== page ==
Although claims of ape-to-man links frequently make headlines, rarely is it even mentioned, as these claims invariably are proven false. One of many examples of the poor quality of evidence used to support evolution is the single tooth commonly known as Nebraska Man. This tooth was publicized a genuine “missing link” and was used as evidence during the famous 1925 Scopes “Monkey Trial” in Dayton, Tennessee. A vivid reconstruction was commissioned, based on the only evidence-a single tooth found in Nebraska and a few supposed tools. This was one of the main pieces of hard evidence used to swing public opinion in favor of evolution and riducule the biblical account of creation. Later excavations uncovered the rest of the remains and found that it was not the tooth of a man, an ape, or an ape-man. The new discovery did not receive the publicity it had received when it was presented as a missing link, leaving most people with the impression that an ape-to-man link had been found.
The single tooth, used mightily to shake the public’s confidence in the Word of God, actually turned out to be the tooth of an extinct wild pig.
Interestingly, every ape-to-man link used to support evolution during the Scopes Monkey Trial has since been debunked or withdrawn. Despite this lack of evidence, the dogma of evolution continues to be taught as if it were a fact of science.
The Illustrated Origins, Answer Book, P.36
O Timothy! Guard what was committed to your trust, avoiding the profane and idle babblings and contradictions of what is falsely called knowledge– (1Ti 6:20 NKJV)
“Evidence From Anthropology”, July 3, from A Closer Look at the Evidence, Richard and Tina Kleiss
“Nebraska Man” revisited, by Ian Taylor
One Dead Bigfoot, Six Teeth, One Big Hoax, by John UpChurch
Faith and Sense in the Origins Debate, Creation Moments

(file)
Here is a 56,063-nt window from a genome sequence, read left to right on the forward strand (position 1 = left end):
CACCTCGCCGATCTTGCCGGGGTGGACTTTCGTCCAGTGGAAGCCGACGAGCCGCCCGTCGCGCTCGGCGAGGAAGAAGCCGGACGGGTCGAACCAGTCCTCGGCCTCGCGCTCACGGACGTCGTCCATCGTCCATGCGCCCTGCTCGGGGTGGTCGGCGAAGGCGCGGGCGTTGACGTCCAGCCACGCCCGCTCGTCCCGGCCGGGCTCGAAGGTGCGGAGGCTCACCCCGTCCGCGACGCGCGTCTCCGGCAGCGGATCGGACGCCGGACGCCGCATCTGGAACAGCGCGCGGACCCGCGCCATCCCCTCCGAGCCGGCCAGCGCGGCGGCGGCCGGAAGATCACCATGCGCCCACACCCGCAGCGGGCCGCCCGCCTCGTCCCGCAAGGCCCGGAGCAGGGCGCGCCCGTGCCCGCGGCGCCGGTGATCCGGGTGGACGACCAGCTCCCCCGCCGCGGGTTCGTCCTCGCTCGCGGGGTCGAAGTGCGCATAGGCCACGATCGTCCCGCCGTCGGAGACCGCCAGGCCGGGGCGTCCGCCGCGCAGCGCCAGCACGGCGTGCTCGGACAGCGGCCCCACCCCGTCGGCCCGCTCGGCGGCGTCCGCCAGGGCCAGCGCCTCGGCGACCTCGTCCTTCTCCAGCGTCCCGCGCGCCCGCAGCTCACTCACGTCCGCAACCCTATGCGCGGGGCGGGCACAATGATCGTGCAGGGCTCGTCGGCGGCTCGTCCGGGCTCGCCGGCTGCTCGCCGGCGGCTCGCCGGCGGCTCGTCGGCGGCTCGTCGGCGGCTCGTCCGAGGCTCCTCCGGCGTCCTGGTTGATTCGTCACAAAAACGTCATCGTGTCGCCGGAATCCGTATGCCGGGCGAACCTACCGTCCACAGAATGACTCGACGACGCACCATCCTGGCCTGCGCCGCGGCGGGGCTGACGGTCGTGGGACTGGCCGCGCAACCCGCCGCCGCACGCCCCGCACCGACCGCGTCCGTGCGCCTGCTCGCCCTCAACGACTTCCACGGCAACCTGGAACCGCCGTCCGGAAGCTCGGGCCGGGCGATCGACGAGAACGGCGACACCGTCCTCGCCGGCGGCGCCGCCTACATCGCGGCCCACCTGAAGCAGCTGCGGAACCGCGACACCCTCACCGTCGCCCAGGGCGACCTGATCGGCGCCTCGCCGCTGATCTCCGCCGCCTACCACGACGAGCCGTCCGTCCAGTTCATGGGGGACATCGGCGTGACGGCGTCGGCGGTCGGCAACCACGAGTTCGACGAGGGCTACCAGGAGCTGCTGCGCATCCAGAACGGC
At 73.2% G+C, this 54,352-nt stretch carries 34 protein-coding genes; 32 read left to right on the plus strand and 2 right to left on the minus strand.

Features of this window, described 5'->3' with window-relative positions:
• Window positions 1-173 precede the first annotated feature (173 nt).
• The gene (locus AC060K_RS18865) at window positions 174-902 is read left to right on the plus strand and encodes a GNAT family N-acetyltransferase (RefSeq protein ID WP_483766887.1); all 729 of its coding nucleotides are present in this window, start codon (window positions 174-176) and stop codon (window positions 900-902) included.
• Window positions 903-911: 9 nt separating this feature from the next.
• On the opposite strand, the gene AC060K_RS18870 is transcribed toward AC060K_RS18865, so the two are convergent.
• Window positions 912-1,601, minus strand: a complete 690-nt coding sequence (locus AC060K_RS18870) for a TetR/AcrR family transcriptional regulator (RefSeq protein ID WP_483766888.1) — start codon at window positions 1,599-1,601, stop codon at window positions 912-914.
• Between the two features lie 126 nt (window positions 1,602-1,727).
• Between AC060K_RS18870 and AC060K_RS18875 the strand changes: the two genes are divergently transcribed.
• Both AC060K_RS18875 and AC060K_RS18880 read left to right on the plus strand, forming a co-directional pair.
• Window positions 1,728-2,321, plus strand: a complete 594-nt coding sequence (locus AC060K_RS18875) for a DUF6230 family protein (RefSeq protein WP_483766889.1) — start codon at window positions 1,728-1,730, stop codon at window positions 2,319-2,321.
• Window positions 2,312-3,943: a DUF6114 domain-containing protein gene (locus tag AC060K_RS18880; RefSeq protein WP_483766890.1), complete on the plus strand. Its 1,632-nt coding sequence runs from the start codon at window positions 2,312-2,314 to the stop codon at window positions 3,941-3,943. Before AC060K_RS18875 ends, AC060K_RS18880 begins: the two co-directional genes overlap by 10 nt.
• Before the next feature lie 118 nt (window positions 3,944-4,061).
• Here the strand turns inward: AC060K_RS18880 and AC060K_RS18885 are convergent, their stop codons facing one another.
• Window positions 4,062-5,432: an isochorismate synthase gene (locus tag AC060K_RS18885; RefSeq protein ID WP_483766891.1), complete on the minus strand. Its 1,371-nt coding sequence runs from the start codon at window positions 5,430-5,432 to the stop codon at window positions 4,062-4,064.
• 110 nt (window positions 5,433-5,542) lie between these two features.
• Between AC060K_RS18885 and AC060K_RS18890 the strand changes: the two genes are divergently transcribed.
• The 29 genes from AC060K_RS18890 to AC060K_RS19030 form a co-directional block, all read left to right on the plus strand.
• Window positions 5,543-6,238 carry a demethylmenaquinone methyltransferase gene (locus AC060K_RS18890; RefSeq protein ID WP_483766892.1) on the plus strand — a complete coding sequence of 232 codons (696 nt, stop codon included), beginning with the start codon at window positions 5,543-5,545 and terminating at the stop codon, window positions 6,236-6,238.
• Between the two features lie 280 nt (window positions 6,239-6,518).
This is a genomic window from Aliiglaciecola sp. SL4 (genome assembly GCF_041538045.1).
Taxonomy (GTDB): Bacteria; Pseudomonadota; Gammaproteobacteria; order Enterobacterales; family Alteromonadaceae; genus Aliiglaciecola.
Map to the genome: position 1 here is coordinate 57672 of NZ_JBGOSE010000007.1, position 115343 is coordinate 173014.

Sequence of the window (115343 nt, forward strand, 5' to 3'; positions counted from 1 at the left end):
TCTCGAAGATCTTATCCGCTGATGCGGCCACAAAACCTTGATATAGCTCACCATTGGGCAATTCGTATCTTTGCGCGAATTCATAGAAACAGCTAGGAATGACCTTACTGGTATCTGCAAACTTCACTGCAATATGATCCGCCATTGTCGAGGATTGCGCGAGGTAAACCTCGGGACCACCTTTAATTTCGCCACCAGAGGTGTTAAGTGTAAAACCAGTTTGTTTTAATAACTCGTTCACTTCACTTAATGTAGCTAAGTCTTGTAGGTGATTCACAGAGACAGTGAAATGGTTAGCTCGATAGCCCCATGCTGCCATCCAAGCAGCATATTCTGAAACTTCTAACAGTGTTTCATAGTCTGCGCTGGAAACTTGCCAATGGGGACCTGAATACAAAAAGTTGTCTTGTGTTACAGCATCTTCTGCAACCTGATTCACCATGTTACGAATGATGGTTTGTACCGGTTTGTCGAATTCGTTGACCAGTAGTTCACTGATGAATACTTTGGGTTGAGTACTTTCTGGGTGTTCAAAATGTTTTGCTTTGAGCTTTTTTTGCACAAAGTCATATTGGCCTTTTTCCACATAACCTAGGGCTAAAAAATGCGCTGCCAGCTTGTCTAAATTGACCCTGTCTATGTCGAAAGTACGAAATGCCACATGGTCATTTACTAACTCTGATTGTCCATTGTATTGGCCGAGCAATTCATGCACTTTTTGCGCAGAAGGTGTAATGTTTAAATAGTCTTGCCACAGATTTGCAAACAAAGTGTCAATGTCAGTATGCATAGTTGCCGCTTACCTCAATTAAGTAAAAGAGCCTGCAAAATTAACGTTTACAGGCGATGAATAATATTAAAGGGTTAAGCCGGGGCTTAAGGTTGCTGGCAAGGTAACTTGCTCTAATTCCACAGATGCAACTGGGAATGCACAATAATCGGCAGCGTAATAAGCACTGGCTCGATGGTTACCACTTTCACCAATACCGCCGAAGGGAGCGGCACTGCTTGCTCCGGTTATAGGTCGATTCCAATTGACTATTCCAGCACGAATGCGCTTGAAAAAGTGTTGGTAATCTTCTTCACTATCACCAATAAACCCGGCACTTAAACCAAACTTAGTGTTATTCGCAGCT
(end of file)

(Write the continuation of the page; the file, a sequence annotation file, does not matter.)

It’s simply not true that Nebraska man was used as evidence in the Scopes trial. It does appear in the play and movie – but those are fictionalized and obviously flawed. The painting mocked in your illustration appeared in a popular magazine, not a scientific journal, and was accompanied by this caption:
“Mr. Forestier has made a remarkable sketch to convey some idea of the possibilities suggested by this discovery. As we know nothing of the creature’s form, his reconstruction is merely the expression of an artist’s brilliant imaginative genius. But if, as the peculiarities of the tooth suggest, Hesperopithecus was a primitive forerunner of Pithecanthropus, he may have been a creature such as Mr. Forestier has depicted.” (Smith 1922)
Finally, many scientists expressed doubt that the tooth came from an ape, and it was scientists, not creationists, who showed that it really belonged to a fossil pig. Scientific ‘truths’ are tentative and subject to change – and that’s okay.
This was an article from
A Closer Look at the Evidence
, Richard and Tina Kleiss, but I did quote it. Nebraska Man’s “evidence” was released during the time of the trial. I can’t find proof either way whether it was actually used in the trial, but it helped sway opinions at that time.
Your final remark is what I find very interesting. “it was scientists, not creationists, who showed that it really belonged to a fossil pig.” Two things, 1- who says creationists are not scientist. Most of your greatest scientist of the past were creationists. A true scientist is suppose to test and observe, etc. (I am not a scientist) but many today decide what is right or wrong by the writings of someone else and not the evidence. 2 – Evidence is evidence. Just because an “evolutionary scientist” found it, does not change the evidence. We all have the same evidence, but how we interpret it is where the difference lies.